The enlisted composer: Samuel Barber's career, 1942-1945 Public Deposited

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  • March 21, 2019
  • Wright, Jeffrey Marsh, II
    • Affiliation: College of Arts and Sciences, Department of Music
  • Throughout the 1920s and 1930s Samuel Barber emerged as one of America's premier composers. In 1942, however, the trajectory of his flourishing career was thrown into question by the United States' entrance into World War II, and the composer's subsequent drafting into service. Being in the army nearly placed a moratorium on his compositional activity due to the time constraints of official duty. Yet Barber responded not only by maintaining his compositional momentum in the little free time that he had, but also by proposing new projects that would make it his sole, official duty to compose works that could be of potential use to the U.S. government. This dissertation examines the implications of a free artist being placed in an official role to write music at the request of the United States government. The idea of a composer writing music for a governmental patron is a notion normally reserved for composers in the Soviet Union and Nazi Germany, but was a reality on the American front as well. Barber's works during this period provide a lens through which to explore issues of musical propaganda, governmental patronage, genre expectations, and the construction of authentically American art forms. Throughout the war, Barber struggled to maintain his artistic integrity in the face of conflicting governmental expectations for his music and endeavored to compose works that would transcend their position in time and space to thrive in a post-War society. He was also confronted with supporting a military branch that had recently begun to persecute and shun homosexuals actively--a situation that set a crucial aspect of his identity in conflict with his employment. This study addresses how and why, despite these conflicts, Barber emerged as a dominant personality in American art music both during and after the war.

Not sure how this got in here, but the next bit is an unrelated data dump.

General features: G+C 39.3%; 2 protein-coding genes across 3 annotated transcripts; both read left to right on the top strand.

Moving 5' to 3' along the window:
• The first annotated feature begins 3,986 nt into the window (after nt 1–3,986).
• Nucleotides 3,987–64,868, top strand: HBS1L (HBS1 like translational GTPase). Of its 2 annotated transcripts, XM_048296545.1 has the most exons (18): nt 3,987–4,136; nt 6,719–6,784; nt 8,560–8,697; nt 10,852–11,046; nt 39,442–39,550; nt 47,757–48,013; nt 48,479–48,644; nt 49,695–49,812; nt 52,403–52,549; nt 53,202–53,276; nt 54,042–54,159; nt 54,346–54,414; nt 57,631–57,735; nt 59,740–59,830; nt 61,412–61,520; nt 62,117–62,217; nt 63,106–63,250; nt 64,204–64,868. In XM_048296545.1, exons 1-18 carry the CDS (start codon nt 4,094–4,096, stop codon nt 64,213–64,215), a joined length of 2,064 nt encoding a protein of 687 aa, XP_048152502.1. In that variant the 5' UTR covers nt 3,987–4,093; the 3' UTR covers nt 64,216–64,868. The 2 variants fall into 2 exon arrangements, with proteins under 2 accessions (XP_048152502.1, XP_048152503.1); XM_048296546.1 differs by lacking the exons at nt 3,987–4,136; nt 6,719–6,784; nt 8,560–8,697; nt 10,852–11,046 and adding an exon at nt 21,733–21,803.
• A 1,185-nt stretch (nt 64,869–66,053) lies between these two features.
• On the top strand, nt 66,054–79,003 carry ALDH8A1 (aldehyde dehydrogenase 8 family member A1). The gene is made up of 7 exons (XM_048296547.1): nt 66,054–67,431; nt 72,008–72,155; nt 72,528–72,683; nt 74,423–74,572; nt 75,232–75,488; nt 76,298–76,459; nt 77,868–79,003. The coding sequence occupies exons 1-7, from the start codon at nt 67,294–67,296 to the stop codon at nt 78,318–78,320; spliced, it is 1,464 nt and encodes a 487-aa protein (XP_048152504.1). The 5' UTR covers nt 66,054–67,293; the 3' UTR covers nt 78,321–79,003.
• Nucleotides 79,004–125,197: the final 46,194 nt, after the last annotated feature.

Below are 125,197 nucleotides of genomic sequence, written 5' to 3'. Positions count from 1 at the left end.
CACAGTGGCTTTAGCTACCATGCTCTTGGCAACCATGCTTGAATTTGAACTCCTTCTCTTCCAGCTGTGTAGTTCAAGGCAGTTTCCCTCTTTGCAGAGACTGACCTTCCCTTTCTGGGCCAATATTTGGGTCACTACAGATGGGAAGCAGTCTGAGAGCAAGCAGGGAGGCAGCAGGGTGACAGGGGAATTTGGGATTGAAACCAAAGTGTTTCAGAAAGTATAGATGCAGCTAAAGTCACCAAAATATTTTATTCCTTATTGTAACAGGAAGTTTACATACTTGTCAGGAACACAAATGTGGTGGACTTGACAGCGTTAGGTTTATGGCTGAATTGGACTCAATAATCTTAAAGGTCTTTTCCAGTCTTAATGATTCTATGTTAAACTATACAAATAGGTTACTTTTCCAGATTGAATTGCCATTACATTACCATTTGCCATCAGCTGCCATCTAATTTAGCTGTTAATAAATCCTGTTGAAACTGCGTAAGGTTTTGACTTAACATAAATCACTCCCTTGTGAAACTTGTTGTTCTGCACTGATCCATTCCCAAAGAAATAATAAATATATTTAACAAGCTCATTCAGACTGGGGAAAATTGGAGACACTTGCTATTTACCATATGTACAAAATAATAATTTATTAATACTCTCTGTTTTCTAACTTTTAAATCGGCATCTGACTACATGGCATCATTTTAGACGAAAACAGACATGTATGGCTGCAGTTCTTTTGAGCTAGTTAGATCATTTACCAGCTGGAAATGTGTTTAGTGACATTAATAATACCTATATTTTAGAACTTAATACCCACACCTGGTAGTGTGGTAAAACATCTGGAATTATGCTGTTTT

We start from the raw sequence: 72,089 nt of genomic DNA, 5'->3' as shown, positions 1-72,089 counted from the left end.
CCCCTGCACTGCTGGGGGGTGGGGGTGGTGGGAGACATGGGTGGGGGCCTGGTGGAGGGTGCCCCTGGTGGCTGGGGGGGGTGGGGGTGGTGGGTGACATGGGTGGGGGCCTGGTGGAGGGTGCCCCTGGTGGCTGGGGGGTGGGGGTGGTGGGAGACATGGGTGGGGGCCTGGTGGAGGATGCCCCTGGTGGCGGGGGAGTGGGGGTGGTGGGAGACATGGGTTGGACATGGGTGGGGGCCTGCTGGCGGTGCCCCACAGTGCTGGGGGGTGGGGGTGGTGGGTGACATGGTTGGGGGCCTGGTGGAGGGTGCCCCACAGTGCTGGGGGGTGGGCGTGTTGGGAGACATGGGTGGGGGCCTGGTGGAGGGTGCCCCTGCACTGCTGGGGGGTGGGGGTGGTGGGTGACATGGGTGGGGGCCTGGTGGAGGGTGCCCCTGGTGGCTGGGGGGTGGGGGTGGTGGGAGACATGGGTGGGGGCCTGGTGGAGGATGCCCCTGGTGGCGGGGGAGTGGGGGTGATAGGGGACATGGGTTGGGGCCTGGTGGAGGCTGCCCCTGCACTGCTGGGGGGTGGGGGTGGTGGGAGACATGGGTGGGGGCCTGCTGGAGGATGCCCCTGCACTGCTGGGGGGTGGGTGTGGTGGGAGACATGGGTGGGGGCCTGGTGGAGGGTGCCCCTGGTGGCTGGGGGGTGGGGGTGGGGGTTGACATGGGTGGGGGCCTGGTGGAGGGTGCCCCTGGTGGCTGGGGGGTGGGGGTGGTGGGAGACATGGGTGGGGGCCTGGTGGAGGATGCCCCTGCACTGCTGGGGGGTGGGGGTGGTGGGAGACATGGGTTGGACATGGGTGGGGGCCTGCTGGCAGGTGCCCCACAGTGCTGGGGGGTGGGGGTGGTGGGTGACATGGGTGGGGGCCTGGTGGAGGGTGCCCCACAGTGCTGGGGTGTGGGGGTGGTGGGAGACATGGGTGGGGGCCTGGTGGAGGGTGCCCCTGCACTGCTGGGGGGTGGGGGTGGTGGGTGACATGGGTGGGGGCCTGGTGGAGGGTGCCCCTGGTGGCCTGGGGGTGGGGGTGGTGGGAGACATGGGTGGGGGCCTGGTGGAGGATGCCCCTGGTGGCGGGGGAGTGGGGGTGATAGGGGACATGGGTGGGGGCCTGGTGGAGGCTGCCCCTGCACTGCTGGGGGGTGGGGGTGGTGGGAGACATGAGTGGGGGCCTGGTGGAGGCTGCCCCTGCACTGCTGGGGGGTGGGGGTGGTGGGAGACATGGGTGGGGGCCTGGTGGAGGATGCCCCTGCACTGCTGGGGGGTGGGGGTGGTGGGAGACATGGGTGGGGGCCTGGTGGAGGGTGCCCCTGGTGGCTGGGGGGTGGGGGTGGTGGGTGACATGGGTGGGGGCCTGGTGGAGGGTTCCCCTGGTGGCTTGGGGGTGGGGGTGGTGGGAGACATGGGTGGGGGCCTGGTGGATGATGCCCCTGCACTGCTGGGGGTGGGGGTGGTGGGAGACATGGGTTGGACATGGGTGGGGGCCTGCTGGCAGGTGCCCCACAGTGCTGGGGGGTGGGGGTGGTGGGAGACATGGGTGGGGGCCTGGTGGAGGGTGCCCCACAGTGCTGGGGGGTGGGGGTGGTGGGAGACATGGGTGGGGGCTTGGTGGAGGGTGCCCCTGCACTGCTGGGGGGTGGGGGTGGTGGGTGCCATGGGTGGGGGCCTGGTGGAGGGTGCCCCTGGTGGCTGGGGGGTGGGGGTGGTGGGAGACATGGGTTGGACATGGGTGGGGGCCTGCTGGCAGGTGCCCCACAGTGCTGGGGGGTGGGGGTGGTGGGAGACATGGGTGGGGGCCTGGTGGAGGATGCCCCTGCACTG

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  • In Copyright
  • "... in partial fulfillment of the requirements for the degree of Doctor of Philosophy in the Department of Music."
  • Neal, Jocelyn
Degree granting institution
  • University of North Carolina at Chapel Hill
Place of publication
  • Chapel Hill, NC
  • Open access

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